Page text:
ARLINGTON — Over the past five games, the Capitals have gotten three goals from defensemen — two off the stick of Matt Niskanen and another from John Carlson.
And while that represents solid progress for a team that got virtually no goal production from its blue line over the first two months of the season, the Caps could use a few more in their ongoing search for goals.
Through the season’s first 30 games, Washington’s blue line has scored six goals for an offense that ranks 14th in goals per game (2.67).
The same group of players had 15 goals at this point last season.
“I don’t know if we’ll be able to catch up — we’re a third into the season,” coach Barry Trotz said after practice on Monday.
“But it’s starting to come on the backend a little more. Early, we had virtually nothing back there. ...Guys are behind last year’s production.”
Trotz added, “Your third and fourth [forward] lines being able to chip in [helps secondary scoring]. Your blue line isn’t considered a line, but they are very important for your offense.”
Indeed, nine of the top 10 teams in goals scored per game this season have received at least two times as many goals from their blue line as the Capitals.
Among those teams, the Flyers lead the pack with 21 and are closely followed by the Canadiens and Predators, who have 19 apiece.
In Montreal’s 2-1 win Saturday night at Verizon Center, the game-winner was scored by defenseman Jeff Petry, who joined the rush and finished a pass from Max Pacioretty. The goal was Petry’s 6th of the season. For comparison’s sake, Niskanen and Karl Alzner lead the Caps with two goals apiece.
Carlson says he doesn’t believe much has changed in the D’s approach year-over-year. But he did acknowledge that it’s something the Caps have discussed recently.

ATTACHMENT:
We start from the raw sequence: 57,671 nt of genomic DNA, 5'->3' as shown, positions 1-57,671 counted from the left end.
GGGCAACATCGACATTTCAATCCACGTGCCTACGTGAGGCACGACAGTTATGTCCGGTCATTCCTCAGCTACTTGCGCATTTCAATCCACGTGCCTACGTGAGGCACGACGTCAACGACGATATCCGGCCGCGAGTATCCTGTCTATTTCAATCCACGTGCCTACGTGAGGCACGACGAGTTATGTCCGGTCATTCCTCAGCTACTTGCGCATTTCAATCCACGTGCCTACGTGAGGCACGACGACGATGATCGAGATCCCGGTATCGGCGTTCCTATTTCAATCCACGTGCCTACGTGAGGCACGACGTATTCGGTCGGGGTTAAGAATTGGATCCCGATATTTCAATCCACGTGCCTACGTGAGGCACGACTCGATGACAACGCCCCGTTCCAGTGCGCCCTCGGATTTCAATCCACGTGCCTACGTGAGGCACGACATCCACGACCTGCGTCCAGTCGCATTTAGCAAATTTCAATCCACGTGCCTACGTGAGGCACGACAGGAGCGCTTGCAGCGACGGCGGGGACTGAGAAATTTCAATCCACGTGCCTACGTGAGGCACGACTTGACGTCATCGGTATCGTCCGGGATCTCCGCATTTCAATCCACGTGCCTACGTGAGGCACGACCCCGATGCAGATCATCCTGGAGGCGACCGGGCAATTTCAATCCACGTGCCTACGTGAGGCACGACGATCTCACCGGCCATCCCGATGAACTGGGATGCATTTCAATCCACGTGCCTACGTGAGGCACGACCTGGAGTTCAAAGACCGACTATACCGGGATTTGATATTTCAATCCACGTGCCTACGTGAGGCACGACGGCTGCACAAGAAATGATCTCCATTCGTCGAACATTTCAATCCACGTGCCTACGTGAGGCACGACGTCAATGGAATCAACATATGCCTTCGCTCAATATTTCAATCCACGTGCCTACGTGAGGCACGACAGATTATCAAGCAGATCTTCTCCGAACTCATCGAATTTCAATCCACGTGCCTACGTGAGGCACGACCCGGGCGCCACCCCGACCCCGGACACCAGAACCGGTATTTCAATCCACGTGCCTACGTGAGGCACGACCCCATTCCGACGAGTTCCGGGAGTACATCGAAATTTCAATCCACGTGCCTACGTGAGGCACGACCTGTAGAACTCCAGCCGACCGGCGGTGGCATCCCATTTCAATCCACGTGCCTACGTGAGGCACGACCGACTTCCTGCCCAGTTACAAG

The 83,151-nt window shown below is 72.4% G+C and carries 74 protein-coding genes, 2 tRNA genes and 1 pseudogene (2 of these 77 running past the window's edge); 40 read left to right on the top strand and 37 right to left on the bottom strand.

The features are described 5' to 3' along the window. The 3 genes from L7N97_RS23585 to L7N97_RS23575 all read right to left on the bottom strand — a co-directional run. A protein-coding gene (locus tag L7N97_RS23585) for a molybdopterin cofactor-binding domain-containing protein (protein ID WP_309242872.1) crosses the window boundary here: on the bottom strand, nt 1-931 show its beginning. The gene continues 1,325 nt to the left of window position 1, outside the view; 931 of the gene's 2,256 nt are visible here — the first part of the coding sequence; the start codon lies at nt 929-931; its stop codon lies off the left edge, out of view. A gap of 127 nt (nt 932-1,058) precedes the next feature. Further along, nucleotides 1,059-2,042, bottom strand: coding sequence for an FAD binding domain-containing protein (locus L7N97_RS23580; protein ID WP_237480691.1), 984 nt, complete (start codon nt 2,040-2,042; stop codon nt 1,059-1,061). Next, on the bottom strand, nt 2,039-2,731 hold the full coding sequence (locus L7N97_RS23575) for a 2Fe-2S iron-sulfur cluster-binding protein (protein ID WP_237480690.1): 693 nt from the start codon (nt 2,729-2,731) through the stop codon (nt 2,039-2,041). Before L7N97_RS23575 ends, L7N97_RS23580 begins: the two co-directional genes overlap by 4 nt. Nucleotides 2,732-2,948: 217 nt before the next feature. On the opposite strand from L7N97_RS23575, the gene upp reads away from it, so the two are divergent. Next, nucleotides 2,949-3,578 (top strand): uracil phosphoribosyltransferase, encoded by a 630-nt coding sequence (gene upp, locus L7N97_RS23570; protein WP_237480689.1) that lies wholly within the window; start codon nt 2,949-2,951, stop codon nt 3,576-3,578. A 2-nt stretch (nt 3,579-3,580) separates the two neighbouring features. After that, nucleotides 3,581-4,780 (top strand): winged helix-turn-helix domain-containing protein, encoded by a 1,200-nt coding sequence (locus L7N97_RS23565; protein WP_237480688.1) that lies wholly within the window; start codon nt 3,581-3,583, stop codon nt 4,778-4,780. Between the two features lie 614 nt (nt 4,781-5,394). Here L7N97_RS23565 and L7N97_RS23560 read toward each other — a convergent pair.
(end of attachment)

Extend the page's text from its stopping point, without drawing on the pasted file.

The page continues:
“Lately we’ve talked about different ways to screen the goalie, different ways to improve our shooting from the point,” Carlson said. “The chances are there, they’re just not going in. But I think it’s picking up. We’ve seen a lot more grade-A scoring chances from the point. We’ve done a better job of going to the net and taking the goalie’s eyes away. So let’s see if that changes.”
Carlson also hopes that the recent upturn in the Caps’ power play will lead to more goals from the defense. His only goal, in fact, came on the man advantage against the Sabres five games ago.
“As a defenseman, you get your best chances to score on the power play,” he said. “Our power play is picking up now. …[The slump] is not from a lack of effort or trying. All of us pride ourselves on how hard we work. Some guys go out [to practice] early. Some guys stay really late. When you do stuff like that, good stuff will happen. And that’s what we’re hoping for.”
Nate Schmidt was a little more blunt. He said the blue line has to step up in the goal scoring department if the Caps are going to reach their full potential this season.
“I think our group expects a little more out of ourselves, myself included,” said Schmidt, who hasn’t scored a goal since Jan. 7, a span of 63 regular season games.
“We’re used to a little more from our backend. I think for us to be hitting on all cylinders, that’s a part of our game that needs to increase.”
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